NEW YORK — About 6,000 of the approximately 17,000 Americans in need of a liver transplant each year actually get the surgery they need. Many die because they cannot wait any longer for a suitable donor.
But an experimental machine is giving some patients, like Darius Reszuta, a chance to wait.
Three months ago, Reszuta, 33, slipped into a coma when his liver started failing with no warning.
Reszuta desperately needed a transplant, but the donor liver was in another state and would not arrive in time to save his life.
Dr. Lewis Teperman, a surgeon at New York University Medical Center, used an experimental machine called an extracorporeal liver assist device – one of six in the United States – that can temporarily take over liver function.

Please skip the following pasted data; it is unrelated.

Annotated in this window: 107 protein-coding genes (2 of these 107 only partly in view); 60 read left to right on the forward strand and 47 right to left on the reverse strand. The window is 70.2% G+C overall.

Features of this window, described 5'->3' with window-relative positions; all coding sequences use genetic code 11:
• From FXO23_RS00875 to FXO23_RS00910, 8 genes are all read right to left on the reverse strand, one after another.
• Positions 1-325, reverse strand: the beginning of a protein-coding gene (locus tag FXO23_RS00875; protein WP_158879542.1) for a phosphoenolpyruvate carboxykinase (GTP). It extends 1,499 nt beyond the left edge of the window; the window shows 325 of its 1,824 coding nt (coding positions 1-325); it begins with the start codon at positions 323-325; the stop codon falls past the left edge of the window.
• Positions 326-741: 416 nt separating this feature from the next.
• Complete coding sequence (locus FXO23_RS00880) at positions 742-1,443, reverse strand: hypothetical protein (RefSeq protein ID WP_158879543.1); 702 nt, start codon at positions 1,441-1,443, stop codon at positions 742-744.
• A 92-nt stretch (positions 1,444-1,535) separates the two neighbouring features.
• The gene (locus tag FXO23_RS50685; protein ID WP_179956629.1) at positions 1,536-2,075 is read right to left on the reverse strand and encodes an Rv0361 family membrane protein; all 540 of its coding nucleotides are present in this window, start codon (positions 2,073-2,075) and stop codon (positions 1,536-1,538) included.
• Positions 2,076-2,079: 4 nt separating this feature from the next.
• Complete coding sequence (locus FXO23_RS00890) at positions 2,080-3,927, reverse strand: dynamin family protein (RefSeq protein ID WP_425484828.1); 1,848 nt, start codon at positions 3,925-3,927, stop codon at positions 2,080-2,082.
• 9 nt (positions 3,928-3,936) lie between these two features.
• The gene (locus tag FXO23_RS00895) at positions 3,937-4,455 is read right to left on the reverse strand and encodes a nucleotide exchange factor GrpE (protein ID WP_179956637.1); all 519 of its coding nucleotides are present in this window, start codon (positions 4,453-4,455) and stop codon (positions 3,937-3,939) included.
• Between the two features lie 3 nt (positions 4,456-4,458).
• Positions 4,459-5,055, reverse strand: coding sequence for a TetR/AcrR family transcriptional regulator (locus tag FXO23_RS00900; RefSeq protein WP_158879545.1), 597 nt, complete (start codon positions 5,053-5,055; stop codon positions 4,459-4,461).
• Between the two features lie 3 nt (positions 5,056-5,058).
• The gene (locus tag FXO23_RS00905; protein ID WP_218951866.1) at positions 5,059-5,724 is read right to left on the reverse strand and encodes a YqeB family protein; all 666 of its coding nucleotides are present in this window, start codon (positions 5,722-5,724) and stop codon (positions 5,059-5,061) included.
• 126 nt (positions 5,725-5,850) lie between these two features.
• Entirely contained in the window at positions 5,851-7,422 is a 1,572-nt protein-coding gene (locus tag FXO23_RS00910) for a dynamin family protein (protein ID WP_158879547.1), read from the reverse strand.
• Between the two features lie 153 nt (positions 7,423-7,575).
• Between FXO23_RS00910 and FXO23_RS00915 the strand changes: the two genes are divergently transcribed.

Reszuta was hooked to the device, and for eight hours, his blood traveled through the filtration system. It is unique in that its filters contain human liver cells that cleanse toxins from the body and produce vital proteins.
"We were able to keep him alive in the operating room on this machine for the organ," Teperman said. "You know, (his body) was open, waiting for the organ."
The transplant was a success, and today, Reszuta is doing fine.
"I feel lucky (that) I was able to be on the machine," he said. "It saved my life."
The liver machine has been used on about 70 Americans.
Dr. Temperman said, if future testing is successful and the U.S. Food and Drug Administration approves the machine, it could save thousands of lives every year.